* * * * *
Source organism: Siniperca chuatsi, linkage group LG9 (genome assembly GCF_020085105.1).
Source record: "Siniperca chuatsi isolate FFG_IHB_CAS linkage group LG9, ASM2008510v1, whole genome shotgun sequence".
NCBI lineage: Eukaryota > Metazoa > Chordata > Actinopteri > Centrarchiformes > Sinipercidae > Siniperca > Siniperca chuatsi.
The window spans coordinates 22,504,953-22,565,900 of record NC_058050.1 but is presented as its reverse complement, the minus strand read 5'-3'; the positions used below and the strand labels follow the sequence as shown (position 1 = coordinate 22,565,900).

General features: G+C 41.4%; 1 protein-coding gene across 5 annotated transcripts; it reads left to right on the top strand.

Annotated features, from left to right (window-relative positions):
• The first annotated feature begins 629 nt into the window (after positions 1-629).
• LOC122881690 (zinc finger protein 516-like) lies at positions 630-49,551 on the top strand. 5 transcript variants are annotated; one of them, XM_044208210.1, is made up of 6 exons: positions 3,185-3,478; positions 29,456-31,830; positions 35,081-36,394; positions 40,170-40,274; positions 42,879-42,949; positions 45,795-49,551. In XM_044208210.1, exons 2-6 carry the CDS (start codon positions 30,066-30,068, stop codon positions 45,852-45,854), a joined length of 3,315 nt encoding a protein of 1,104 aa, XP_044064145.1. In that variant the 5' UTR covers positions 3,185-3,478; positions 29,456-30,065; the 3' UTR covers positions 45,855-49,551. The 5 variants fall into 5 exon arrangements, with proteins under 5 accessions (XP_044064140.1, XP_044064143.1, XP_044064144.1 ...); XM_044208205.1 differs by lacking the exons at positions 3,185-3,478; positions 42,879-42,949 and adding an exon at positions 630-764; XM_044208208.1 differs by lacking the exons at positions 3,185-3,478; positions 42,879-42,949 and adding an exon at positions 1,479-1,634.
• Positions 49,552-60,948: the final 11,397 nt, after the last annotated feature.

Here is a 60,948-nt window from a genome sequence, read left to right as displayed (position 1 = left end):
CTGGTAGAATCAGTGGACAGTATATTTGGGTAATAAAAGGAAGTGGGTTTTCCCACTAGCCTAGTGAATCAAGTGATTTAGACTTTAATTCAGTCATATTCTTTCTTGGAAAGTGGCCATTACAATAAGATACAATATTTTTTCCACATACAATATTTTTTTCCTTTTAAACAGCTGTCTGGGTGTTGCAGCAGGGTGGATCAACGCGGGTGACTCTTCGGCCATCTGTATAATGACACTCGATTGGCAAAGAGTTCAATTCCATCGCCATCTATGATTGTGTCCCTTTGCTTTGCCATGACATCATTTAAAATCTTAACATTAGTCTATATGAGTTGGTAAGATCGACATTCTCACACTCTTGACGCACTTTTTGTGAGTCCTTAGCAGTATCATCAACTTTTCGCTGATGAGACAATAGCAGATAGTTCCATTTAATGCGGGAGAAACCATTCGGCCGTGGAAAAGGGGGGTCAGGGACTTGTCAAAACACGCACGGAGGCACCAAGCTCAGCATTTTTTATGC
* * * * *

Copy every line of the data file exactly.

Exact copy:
Source organism: Siniperca chuatsi, linkage group LG9 (genome assembly GCF_020085105.1).
Source record: "Siniperca chuatsi isolate FFG_IHB_CAS linkage group LG9, ASM2008510v1, whole genome shotgun sequence".
NCBI lineage: Eukaryota > Metazoa > Chordata > Actinopteri > Centrarchiformes > Sinipercidae > Siniperca > Siniperca chuatsi.
The window spans coordinates 22,504,953-22,565,900 of record NC_058050.1 but is presented as its reverse complement, the minus strand read 5'-3'; the positions used below and the strand labels follow the sequence as shown (position 1 = coordinate 22,565,900).

General features: G+C 41.4%; 1 protein-coding gene across 5 annotated transcripts; it reads left to right on the top strand.

Annotated features, from left to right (window-relative positions):
• The first annotated feature begins 629 nt into the window (after positions 1-629).
• LOC122881690 (zinc finger protein 516-like) lies at positions 630-49,551 on the top strand. 5 transcript variants are annotated; one of them, XM_044208210.1, is made up of 6 exons: positions 3,185-3,478; positions 29,456-31,830; positions 35,081-36,394; positions 40,170-40,274; positions 42,879-42,949; positions 45,795-49,551. In XM_044208210.1, exons 2-6 carry the CDS (start codon positions 30,066-30,068, stop codon positions 45,852-45,854), a joined length of 3,315 nt encoding a protein of 1,104 aa, XP_044064145.1. In that variant the 5' UTR covers positions 3,185-3,478; positions 29,456-30,065; the 3' UTR covers positions 45,855-49,551. The 5 variants fall into 5 exon arrangements, with proteins under 5 accessions (XP_044064140.1, XP_044064143.1, XP_044064144.1 ...); XM_044208205.1 differs by lacking the exons at positions 3,185-3,478; positions 42,879-42,949 and adding an exon at positions 630-764; XM_044208208.1 differs by lacking the exons at positions 3,185-3,478; positions 42,879-42,949 and adding an exon at positions 1,479-1,634.
• Positions 49,552-60,948: the final 11,397 nt, after the last annotated feature.

Here is a 60,948-nt window from a genome sequence, read left to right as displayed (position 1 = left end):
CTGGTAGAATCAGTGGACAGTATATTTGGGTAATAAAAGGAAGTGGGTTTTCCCACTAGCCTAGTGAATCAAGTGATTTAGACTTTAATTCAGTCATATTCTTTCTTGGAAAGTGGCCATTACAATAAGATACAATATTTTTTCCACATACAATATTTTTTTCCTTTTAAACAGCTGTCTGGGTGTTGCAGCAGGGTGGATCAACGCGGGTGACTCTTCGGCCATCTGTATAATGACACTCGATTGGCAAAGAGTTCAATTCCATCGCCATCTATGATTGTGTCCCTTTGCTTTGCCATGACATCATTTAAAATCTTAACATTAGTCTATATGAGTTGGTAAGATCGACATTCTCACACTCTTGACGCACTTTTTGTGAGTCCTTAGCAGTATCATCAACTTTTCGCTGATGAGACAATAGCAGATAGTTCCATTTAATGCGGGAGAAACCATTCGGCCGTGGAAAAGGGGGGTCAGGGACTTGTCAAAACACGCACGGAGGCACCAAGCTCAGCATTTTTTATGC